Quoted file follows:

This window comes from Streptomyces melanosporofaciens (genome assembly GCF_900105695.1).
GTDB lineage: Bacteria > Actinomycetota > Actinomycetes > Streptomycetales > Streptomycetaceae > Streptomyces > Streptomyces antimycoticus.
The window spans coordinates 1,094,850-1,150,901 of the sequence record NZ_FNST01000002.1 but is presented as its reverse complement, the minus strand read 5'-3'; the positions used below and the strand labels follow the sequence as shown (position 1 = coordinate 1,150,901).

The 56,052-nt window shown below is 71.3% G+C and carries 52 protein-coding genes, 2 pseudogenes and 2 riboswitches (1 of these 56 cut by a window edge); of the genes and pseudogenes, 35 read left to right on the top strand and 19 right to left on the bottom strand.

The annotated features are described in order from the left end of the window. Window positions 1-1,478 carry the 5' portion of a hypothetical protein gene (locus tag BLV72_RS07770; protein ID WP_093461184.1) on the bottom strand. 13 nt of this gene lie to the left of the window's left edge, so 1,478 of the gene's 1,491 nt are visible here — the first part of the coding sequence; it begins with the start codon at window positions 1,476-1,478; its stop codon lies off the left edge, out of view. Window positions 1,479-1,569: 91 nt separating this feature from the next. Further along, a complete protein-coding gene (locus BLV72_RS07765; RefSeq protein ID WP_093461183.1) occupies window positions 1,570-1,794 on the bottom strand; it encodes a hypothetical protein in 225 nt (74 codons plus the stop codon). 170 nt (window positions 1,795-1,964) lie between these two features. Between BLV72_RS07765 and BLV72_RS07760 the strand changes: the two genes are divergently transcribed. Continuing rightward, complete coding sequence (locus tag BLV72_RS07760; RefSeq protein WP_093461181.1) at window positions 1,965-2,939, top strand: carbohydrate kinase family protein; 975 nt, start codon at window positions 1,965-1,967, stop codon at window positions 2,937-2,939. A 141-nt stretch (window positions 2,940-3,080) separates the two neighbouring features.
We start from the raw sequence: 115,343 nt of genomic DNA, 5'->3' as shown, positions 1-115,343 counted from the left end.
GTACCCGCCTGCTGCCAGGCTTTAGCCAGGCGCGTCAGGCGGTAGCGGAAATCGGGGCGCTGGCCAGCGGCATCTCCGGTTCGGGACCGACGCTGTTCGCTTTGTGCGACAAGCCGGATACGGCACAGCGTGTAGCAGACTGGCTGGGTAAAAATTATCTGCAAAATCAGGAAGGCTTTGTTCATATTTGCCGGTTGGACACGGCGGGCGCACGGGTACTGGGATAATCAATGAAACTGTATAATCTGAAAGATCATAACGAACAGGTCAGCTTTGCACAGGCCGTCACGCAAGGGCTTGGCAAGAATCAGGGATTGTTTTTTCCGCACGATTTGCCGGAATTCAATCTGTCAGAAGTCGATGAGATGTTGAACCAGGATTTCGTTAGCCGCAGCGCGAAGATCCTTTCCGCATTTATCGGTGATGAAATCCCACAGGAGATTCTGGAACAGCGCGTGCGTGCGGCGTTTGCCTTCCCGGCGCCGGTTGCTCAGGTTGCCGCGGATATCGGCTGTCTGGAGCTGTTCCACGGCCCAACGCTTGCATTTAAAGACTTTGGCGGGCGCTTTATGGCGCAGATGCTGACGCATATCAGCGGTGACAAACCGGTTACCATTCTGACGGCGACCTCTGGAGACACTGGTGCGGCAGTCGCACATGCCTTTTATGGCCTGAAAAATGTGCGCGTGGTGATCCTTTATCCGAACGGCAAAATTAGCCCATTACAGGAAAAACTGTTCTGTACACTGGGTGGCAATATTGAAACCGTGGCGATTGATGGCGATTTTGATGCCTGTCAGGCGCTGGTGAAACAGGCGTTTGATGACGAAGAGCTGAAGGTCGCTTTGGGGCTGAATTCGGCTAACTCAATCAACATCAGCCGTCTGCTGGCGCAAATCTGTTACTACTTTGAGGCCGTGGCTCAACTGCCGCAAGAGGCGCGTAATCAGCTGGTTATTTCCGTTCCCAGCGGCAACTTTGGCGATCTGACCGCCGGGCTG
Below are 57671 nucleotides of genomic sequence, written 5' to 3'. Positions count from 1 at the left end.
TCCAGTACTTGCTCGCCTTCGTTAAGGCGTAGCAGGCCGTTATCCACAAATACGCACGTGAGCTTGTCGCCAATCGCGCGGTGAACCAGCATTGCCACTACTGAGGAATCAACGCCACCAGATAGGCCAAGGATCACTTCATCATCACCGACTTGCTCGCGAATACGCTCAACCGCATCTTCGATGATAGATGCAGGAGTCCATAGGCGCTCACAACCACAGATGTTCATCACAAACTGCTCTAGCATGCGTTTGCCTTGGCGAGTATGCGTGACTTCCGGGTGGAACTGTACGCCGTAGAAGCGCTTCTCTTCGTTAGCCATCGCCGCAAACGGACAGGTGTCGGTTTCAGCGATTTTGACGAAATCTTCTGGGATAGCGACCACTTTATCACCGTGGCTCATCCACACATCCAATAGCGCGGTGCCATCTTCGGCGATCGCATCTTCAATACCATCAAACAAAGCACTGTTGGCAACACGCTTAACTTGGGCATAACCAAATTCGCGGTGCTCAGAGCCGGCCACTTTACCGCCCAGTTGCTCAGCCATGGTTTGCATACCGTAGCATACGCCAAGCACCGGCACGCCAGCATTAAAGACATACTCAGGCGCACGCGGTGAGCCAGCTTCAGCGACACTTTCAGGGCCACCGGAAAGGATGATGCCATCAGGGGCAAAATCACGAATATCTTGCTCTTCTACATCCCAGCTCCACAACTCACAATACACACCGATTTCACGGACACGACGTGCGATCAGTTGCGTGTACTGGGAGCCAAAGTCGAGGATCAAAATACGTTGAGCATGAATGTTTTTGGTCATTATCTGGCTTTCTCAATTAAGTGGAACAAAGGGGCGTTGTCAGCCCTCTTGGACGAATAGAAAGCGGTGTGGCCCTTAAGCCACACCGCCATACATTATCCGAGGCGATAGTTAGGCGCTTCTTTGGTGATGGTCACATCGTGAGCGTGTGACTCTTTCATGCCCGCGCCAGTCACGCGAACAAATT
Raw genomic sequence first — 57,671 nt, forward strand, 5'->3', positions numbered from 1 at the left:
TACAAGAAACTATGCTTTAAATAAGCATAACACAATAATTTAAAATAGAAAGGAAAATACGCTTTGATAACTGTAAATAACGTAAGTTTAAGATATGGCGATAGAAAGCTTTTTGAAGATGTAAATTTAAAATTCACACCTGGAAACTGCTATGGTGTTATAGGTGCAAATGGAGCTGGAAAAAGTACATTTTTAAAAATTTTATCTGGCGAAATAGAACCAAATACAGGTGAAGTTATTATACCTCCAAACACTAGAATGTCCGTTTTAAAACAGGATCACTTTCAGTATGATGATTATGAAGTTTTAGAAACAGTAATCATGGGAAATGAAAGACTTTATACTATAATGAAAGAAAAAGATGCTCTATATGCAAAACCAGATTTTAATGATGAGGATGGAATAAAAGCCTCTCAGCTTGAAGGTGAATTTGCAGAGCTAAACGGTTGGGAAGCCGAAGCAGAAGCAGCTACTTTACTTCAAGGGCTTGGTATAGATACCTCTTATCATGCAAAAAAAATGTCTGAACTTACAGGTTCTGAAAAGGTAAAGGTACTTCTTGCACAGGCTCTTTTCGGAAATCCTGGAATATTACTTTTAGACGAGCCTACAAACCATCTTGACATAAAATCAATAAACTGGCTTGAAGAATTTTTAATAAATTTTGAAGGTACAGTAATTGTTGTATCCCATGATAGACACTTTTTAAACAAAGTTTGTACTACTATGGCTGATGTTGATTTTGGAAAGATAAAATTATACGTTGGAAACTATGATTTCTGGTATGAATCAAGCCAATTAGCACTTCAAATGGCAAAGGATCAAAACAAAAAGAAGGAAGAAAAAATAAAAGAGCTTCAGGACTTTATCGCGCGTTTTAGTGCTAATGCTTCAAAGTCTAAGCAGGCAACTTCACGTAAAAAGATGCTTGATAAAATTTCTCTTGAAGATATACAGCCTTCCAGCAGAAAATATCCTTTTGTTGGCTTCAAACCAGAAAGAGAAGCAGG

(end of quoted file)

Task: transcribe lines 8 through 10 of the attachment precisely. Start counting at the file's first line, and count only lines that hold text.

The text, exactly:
Below are 57671 nucleotides of genomic sequence, written 5' to 3'. Positions count from 1 at the left end.
TCCAGTACTTGCTCGCCTTCGTTAAGGCGTAGCAGGCCGTTATCCACAAATACGCACGTGAGCTTGTCGCCAATCGCGCGGTGAACCAGCATTGCCACTACTGAGGAATCAACGCCACCAGATAGGCCAAGGATCACTTCATCATCACCGACTTGCTCGCGAATACGCTCAACCGCATCTTCGATGATAGATGCAGGAGTCCATAGGCGCTCACAACCACAGATGTTCATCACAAACTGCTCTAGCATGCGTTTGCCTTGGCGAGTATGCGTGACTTCCGGGTGGAACTGTACGCCGTAGAAGCGCTTCTCTTCGTTAGCCATCGCCGCAAACGGACAGGTGTCGGTTTCAGCGATTTTGACGAAATCTTCTGGGATAGCGACCACTTTATCACCGTGGCTCATCCACACATCCAATAGCGCGGTGCCATCTTCGGCGATCGCATCTTCAATACCATCAAACAAAGCACTGTTGGCAACACGCTTAACTTGGGCATAACCAAATTCGCGGTGCTCAGAGCCGGCCACTTTACCGCCCAGTTGCTCAGCCATGGTTTGCATACCGTAGCATACGCCAAGCACCGGCACGCCAGCATTAAAGACATACTCAGGCGCACGCGGTGAGCCAGCTTCAGCGACACTTTCAGGGCCACCGGAAAGGATGATGCCATCAGGGGCAAAATCACGAATATCTTGCTCTTCTACATCCCAGCTCCACAACTCACAATACACACCGATTTCACGGACACGACGTGCGATCAGTTGCGTGTACTGGGAGCCAAAGTCGAGGATCAAAATACGTTGAGCATGAATGTTTTTGGTCATTATCTGGCTTTCTCAATTAAGTGGAACAAAGGGGCGTTGTCAGCCCTCTTGGACGAATAGAAAGCGGTGTGGCCCTTAAGCCACACCGCCATACATTATCCGAGGCGATAGTTAGGCGCTTCTTTGGTGATGGTCACATCGTGAGCGTGTGACTCTTTCATGCCCGCGCCAGTCACGCGAACAAATT
Raw genomic sequence first — 57,671 nt, forward strand, 5'->3', positions numbered from 1 at the left: